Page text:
music-instruments-abstractI’m sure most of you caught the news in mid-May that Guitar Center served Behringer walking papers, dropping its products and terminating the business relationship. It seems our industry’s largest brick-and-mortar chain is fed up with, as the quote read, “Behringer’s revision to untenable business terms late last year and a continuous history of attempting to force unfavorable changes”…and so on in corp-speak.

I won’t dwell too much on the fact that this hardball play came up shortly after the whole change-in-ownership re-fi deal that might have rescued GC from the swirling vortex of the MI toilet. One speculative scenario would present Behringer playing hardball with the retailer when things were tougher, only to get b-slapped now that the fiscal kryptonite has been removed from the scene.

Were this so (and—of course—I’m only speculating), it’s also possible that other supplier relationships will be subject to the same, shall we say, calculation of benefits. Such is the interesting dynamic between big retailers and their suppliers, particularly when the retailer (speculatively speaking) has just had the handcuffs removed and has turned to face its tormentor. Metaphorically, of course.

So, perhaps a lot of supply companies are feeling a little queasy, particularly if most of their eggs are in a Big-Box basket. Others might shrug it off either because their brand identity outshines any single retailer’s, or because (as I heard from contacts a few months ago) their company has cultivated other channels to reduce dependency. After all, so much shopping is moving online; and the biggest box is a shipping box that has “Amazon” printed on its side.

Oh, wait. If you haven’t been following the book publishing industry, you should hear about another retailer/supplier dustup that involves Amazon and several publishers, most recently Hachette. Here’s where the fun begins, folks.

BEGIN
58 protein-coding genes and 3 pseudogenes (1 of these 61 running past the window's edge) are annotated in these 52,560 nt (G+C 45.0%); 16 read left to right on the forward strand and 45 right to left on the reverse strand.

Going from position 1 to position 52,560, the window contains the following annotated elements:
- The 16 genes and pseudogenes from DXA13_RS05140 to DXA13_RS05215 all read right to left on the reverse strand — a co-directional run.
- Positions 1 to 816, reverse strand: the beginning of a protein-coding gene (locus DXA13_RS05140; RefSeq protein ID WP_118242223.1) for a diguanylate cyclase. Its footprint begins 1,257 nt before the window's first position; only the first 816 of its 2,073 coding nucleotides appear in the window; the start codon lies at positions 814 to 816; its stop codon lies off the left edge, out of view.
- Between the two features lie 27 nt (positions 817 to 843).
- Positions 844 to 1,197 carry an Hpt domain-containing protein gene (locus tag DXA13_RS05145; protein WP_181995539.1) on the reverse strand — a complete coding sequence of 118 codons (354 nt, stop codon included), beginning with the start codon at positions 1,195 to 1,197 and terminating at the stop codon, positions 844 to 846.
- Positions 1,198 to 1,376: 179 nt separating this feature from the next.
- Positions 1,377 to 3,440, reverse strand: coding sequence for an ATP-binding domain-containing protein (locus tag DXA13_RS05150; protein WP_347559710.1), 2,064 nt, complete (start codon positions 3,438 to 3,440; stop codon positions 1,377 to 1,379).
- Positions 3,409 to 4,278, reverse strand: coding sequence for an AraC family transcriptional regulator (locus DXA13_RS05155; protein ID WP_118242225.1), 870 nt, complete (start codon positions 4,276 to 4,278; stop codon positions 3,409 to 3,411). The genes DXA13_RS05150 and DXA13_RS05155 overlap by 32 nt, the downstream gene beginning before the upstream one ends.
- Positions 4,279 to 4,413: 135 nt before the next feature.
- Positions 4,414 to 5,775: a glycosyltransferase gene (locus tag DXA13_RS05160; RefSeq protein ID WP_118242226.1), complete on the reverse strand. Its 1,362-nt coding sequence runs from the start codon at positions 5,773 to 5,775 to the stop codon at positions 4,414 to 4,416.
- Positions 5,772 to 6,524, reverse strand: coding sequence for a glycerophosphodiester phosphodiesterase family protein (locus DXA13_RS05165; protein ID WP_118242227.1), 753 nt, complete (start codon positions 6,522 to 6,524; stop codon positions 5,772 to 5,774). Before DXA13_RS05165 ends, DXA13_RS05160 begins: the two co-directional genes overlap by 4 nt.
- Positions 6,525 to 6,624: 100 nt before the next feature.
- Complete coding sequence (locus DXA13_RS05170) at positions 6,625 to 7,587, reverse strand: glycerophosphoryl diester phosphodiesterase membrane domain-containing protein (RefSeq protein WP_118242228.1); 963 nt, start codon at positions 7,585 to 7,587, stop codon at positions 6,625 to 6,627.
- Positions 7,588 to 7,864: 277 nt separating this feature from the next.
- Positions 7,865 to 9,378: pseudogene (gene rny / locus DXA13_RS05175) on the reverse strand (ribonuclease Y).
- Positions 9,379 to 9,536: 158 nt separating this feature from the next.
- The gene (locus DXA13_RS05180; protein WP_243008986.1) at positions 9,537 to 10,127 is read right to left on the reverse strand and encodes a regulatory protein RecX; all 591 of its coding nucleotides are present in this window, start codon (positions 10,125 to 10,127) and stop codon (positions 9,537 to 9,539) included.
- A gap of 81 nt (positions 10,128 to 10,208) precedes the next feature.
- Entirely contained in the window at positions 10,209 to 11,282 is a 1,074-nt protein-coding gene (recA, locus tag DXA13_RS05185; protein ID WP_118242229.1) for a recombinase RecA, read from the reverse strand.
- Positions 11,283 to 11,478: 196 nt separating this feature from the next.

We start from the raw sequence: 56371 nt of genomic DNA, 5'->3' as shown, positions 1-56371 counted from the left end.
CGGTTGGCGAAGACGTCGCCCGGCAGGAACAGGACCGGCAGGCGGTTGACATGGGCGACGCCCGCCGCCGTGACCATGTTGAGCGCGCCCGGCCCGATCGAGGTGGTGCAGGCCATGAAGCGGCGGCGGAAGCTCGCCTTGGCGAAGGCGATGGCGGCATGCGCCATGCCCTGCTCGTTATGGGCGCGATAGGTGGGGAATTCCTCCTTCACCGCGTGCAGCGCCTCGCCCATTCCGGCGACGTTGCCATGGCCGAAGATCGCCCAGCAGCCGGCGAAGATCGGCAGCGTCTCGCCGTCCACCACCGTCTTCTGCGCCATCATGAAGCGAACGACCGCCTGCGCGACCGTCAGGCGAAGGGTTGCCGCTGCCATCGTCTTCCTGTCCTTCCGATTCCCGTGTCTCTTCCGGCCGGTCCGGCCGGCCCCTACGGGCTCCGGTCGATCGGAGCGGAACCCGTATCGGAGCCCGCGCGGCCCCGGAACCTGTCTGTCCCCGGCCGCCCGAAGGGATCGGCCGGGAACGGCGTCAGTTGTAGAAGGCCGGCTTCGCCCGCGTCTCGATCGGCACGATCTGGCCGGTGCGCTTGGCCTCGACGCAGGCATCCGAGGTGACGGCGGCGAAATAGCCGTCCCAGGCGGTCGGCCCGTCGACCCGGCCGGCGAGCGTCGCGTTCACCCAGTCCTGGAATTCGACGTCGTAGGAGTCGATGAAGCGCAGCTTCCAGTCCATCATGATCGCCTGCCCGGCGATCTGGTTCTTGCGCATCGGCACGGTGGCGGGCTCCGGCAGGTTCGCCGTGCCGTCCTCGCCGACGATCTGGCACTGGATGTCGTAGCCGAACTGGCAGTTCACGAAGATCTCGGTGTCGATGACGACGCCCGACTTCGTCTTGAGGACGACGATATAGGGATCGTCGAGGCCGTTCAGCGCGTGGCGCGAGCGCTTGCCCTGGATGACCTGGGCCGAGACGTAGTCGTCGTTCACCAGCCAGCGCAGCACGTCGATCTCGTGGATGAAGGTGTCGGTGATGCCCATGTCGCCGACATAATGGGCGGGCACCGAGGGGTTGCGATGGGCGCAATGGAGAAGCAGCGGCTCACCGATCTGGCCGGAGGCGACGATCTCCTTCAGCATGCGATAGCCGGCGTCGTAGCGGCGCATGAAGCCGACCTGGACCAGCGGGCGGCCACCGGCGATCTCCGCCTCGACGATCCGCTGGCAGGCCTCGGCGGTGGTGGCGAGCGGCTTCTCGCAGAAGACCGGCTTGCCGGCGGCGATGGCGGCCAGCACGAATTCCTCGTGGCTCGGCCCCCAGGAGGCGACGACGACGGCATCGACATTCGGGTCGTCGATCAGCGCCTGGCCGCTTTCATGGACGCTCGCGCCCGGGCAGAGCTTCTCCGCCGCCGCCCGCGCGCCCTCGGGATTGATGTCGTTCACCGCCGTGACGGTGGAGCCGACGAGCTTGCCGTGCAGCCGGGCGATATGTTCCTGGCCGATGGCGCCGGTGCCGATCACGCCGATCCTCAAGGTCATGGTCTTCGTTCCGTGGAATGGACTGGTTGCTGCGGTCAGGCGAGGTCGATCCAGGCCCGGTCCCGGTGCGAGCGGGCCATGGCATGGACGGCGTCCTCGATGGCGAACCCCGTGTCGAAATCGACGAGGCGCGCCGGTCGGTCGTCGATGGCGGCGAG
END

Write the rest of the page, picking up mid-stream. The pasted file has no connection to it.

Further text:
It seems that a point of ongoing dispute is the revenue for e-books: how much, and how it’s divvied up. Although it’s not important for us to analyze the mechanics of the arrangements, the conflicts have passed through scrutiny from the Department of Justice for antitrust taint. Sure enough, the DOJ ruling told the publishers they couldn’t set prices and Amazon could charge whatever they choose. We’ve been through the drill in our industry, and that isn’t the issue on my mind. The dispute has turned into a siege of sorts and, unlike the GC/Behringer story, they haven’t severed relationships…per se. After all, the products the publishers provide are not interchangeable commodities. No one looking for a Jonathan Franzen novel will instead buy a book by Snooki and call it even.

No, Amazon’s tactic has been more like aggressive mischief. In 2010, all the “Buy Now” buttons disappeared from all McMillan titles. More recently, “Pre-Order” buttons disappeared for many upcoming Hachette titles, and “ships in…” info went from one to three days to three to five weeks. You can see how this might affect sales (and, for the powerless authors, royalties) when Amazon reputedly controls up to 60 percent of e-book sales and as much as a third of all book sales.